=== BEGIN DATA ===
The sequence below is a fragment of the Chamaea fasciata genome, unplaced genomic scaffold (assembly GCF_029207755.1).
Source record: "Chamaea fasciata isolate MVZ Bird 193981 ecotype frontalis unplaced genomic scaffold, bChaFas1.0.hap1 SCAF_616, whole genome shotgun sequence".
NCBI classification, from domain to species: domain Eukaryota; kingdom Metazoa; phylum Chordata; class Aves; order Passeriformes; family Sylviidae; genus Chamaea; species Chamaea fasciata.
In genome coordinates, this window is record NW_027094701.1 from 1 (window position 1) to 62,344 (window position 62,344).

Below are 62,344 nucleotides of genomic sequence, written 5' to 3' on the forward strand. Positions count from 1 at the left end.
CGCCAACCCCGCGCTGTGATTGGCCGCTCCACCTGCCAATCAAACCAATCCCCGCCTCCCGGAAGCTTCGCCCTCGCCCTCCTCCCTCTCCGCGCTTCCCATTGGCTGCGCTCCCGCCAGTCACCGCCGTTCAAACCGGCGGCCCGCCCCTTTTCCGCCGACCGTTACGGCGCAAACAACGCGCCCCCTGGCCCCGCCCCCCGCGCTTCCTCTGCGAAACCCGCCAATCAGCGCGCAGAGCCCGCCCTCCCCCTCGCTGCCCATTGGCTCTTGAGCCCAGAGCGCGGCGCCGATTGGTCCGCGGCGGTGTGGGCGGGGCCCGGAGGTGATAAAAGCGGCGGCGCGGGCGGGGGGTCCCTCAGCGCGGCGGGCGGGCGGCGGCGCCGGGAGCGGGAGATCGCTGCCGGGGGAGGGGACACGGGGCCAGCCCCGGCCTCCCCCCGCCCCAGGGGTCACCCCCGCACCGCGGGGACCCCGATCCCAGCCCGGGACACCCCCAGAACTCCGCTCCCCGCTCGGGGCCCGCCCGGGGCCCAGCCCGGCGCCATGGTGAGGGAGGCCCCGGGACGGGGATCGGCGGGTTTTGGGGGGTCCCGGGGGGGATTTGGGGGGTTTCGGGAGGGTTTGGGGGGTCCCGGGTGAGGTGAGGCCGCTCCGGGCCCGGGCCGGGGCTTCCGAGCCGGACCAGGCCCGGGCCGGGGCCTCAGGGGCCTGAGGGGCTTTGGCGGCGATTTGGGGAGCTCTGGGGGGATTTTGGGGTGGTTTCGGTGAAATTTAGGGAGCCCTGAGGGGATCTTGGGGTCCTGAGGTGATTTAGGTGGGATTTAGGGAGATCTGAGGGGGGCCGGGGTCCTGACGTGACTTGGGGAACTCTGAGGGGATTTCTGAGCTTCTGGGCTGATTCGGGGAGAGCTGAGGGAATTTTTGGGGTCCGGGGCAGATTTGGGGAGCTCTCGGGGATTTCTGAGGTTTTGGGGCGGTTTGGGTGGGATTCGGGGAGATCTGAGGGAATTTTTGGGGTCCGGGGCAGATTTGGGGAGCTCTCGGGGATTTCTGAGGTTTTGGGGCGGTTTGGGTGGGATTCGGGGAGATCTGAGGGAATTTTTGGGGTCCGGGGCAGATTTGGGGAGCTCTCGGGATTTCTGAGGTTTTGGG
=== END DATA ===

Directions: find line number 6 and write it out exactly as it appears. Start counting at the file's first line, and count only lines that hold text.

CGCCAACCCCGCGCTGTGATTGGCCGCTCCACCTGCCAATCAAACCAATCCCCGCCTCCCGGAAGCTTCGCCCTCGCCCTCCTCCCTCTCCGCGCTTCCCATTGGCTGCGCTCCCGCCAGTCACCGCCGTTCAAACCGGCGGCCCGCCCCTTTTCCGCCGACCGTTACGGCGCAAACAACGCGCCCCCTGGCCCCGCCCCCCGCGCTTCCTCTGCGAAACCCGCCAATCAGCGCGCAGAGCCCGCCCTCCCCCTCGCTGCCCATTGGCTCTTGAGCCCAGAGCGCGGCGCCGATTGGTCCGCGGCGGTGTGGGCGGGGCCCGGAGGTGATAAAAGCGGCGGCGCGGGCGGGGGGTCCCTCAGCGCGGCGGGCGGGCGGCGGCGCCGGGAGCGGGAGATCGCTGCCGGGGGAGGGGACACGGGGCCAGCCCCGGCCTCCCCCCGCCCCAGGGGTCACCCCCGCACCGCGGGGACCCCGATCCCAGCCCGGGACACCCCCAGAACTCCGCTCCCCGCTCGGGGCCCGCCCGGGGCCCAGCCCGGCGCCATGGTGAGGGAGGCCCCGGGACGGGGATCGGCGGGTTTTGGGGGGTCCCGGGGGGGATTTGGGGGGTTTCGGGAGGGTTTGGGGGGTCCCGGGTGAGGTGAGGCCGCTCCGGGCCCGGGCCGGGGCTTCCGAGCCGGACCAGGCCCGGGCCGGGGCCTCAGGGGCCTGAGGGGCTTTGGCGGCGATTTGGGGAGCTCTGGGGGGATTTTGGGGTGGTTTCGGTGAAATTTAGGGAGCCCTGAGGGGATCTTGGGGTCCTGAGGTGATTTAGGTGGGATTTAGGGAGATCTGAGGGGGGCCGGGGTCCTGACGTGACTTGGGGAACTCTGAGGGGATTTCTGAGCTTCTGGGCTGATTCGGGGAGAGCTGAGGGAATTTTTGGGGTCCGGGGCAGATTTGGGGAGCTCTCGGGGATTTCTGAGGTTTTGGGGCGGTTTGGGTGGGATTCGGGGAGATCTGAGGGAATTTTTGGGGTCCGGGGCAGATTTGGGGAGCTCTCGGGGATTTCTGAGGTTTTGGGGCGGTTTGGGTGGGATTCGGGGAGATCTGAGGGAATTTTTGGGGTCCGGGGCAGATTTGGGGAGCTCTCGGGATTTCTGAGGTTTTGGG